The result of the SA Competition Commission investigation is due in a couple of weeks and could signal a 3 billion Rand investment in the airline.

    If approved this could be the stabilising force that the SA industry desperately needs although what is published is still very ‘cloudy’ on detail.

    The below from fin 24

    ‘The South African Airways’ strategic equity partner Takatso Consortium has made a merger application to the Competition Commission to approve the deal on an urgent basis by no later than 8 July 2022.

    Getting Competition Commission approval is one of the outstanding steps needed to conclude the deal, which was first announced almost a year ago.

    The application comes as critics continue to question what they regard as a lack of transparency surrounding the specifics of the deal. Public Enterprises Minister Pravin Gordhan has, however, told Parliament in the past that details not provided will protect SAA’s competitiveness.

    What is known is that Takatso will acquire 51% of SAA’s shares and would need to put in about R3 billion in working capital into the airline over a period of two years.

    According to the Competition Commission application document, which Fin24 has seen, Takatso submits that the deal will be pro-competitive because it will keep a key competitor, namely SAA, in the market “sustainably”. Takatso denies that the proposed transaction will have a negative impact on competition in the aviation sector.
    Takatso also submits that there are no horizontal overlaps between the activities of the consortium’s majority partner, Harith General Partners, and its portfolio companies; and those of SAA.

    It adds that SAA’s market shares are low currently. This, coupled with the fact that Takatso and Harith General Partners do not operate an airline, means the merger will not result in a meaningful change in market structure in South Africa and rather prevent the lessening of competition, according to the consortium.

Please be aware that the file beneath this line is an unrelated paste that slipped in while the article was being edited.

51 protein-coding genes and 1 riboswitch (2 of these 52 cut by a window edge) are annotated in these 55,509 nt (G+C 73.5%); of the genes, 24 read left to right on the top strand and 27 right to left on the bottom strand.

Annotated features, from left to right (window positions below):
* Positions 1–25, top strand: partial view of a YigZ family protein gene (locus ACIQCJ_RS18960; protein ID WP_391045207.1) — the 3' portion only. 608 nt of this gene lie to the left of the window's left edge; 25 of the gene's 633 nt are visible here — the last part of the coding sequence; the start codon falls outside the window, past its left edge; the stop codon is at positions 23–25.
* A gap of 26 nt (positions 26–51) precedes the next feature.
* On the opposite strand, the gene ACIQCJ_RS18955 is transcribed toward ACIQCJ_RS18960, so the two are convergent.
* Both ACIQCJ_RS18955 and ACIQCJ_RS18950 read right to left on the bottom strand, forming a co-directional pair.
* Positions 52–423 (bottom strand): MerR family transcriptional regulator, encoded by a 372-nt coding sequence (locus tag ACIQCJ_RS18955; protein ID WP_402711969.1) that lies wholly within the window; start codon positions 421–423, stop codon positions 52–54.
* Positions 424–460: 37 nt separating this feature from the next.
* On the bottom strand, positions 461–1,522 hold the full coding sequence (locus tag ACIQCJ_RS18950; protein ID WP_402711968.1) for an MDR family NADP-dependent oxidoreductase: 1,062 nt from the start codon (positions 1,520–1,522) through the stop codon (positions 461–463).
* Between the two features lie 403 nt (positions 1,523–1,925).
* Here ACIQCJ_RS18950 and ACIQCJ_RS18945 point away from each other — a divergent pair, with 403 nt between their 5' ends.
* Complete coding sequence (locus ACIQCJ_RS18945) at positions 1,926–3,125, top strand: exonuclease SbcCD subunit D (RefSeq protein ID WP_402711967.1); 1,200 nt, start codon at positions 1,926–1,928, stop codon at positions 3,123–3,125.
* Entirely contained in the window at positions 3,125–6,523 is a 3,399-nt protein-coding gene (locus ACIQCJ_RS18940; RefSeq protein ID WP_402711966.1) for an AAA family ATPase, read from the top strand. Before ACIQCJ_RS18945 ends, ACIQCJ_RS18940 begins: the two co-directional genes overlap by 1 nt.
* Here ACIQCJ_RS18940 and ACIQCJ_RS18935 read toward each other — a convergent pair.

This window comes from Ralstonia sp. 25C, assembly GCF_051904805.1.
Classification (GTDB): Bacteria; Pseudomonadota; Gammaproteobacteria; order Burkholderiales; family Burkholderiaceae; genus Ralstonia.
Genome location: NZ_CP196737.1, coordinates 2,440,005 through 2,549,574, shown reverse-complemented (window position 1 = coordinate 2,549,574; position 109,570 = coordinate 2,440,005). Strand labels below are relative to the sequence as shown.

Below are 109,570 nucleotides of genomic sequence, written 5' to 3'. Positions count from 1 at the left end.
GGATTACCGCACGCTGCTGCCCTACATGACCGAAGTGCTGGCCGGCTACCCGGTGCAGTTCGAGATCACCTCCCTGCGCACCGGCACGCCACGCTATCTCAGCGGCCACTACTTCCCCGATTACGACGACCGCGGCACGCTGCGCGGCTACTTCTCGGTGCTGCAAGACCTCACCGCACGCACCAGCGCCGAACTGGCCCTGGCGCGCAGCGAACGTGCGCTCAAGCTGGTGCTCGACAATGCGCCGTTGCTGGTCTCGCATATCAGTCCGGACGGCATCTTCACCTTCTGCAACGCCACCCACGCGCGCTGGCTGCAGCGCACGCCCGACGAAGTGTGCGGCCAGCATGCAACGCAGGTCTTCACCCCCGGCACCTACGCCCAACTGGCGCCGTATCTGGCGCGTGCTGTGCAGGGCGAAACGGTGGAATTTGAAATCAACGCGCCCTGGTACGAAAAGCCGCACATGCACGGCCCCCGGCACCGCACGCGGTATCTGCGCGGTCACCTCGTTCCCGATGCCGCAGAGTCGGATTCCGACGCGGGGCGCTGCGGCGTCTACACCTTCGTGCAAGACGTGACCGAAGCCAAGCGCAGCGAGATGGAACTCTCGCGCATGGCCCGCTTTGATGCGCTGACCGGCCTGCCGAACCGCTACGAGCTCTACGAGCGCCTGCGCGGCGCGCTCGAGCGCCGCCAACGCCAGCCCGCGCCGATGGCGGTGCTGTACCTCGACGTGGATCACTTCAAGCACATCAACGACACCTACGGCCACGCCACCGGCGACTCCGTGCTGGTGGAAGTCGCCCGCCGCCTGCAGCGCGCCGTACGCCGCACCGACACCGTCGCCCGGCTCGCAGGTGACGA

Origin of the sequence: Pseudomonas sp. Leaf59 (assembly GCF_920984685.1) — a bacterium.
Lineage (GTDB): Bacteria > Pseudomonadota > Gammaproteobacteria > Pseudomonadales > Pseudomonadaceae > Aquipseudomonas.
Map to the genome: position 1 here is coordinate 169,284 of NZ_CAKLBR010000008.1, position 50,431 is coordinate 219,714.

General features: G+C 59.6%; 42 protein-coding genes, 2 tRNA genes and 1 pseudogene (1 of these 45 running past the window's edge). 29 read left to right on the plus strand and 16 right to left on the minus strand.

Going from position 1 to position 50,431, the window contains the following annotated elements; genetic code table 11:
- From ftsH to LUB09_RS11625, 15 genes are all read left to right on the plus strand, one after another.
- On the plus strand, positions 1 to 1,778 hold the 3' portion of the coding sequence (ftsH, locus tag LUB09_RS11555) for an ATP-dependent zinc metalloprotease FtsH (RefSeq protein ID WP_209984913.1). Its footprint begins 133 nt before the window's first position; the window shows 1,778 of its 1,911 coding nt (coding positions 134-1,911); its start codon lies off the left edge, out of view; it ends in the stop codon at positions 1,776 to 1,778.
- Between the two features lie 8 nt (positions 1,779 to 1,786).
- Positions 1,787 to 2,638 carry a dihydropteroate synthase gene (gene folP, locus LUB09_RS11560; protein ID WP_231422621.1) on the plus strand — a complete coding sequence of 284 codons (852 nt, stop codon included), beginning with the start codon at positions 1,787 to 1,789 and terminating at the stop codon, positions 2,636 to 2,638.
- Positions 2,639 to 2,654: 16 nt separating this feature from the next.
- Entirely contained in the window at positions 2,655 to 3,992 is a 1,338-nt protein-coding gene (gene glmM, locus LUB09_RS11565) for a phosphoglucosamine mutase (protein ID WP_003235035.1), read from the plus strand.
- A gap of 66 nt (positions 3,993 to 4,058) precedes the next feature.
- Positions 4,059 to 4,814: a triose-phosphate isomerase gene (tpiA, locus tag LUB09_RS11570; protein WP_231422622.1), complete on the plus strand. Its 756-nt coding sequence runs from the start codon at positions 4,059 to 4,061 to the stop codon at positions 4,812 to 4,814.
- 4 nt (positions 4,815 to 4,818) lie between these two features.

However, much of the detail of the deal and related structures named in the application document is marked as confidential.

    Information not provided, due to claims of confidentiality, include details of the memorandum of understanding between SAA and Takatso, the names and principal addresses of all the firms directly or indirectly controlling Harith, and the firms Harith controls directly or indirectly. Harith’s turnover for the financial year ended 31 March 2021, as well as the value of its assets, are also marked as confidential, as well as information on producers or providers to the company. SAA’s turnover is marked as confidential, as well as who its top corporate customers are.’


    LuganoPirate
    Participant

    The SA business has grown fast and taken advantage of the troubles being experienced by their larger African based competitors. Personally I would not fly with Safair – they are cheap for a reason and cheap in an African airlines context is in my opinion dangerous.

    While I agree Safairs aircraft are rather old, they are well maintained and I, my family and many friends fly them regularly. What i like is being able to pay to keep the middle seat free for R.750 or about £ 37 for a two hour journey is not bad at all, and that they allow 2 x 23kgs baggage in line with most European carriers and not 20kgs as was the case with Kulula.

    There is a huge opportunity in SA and regional for a well funded mid level airline to immerge and I would be extremely surprised if this does not happen.

    SA has it, also with Airlink and Cemair.

    1 user thanked author for this post.

    cwoodward
    Participant

    Its good to understand that Safair are literally ‘doing the business’ and that PL finds them to be decent.

    I did a little more more digging into the ownership of ASL and I found that there is a parent of the group -a long standing will established and regarded Dutch company with a background in shipping dating back over a century. I feel that I may have been a little harsh in my earlier comments.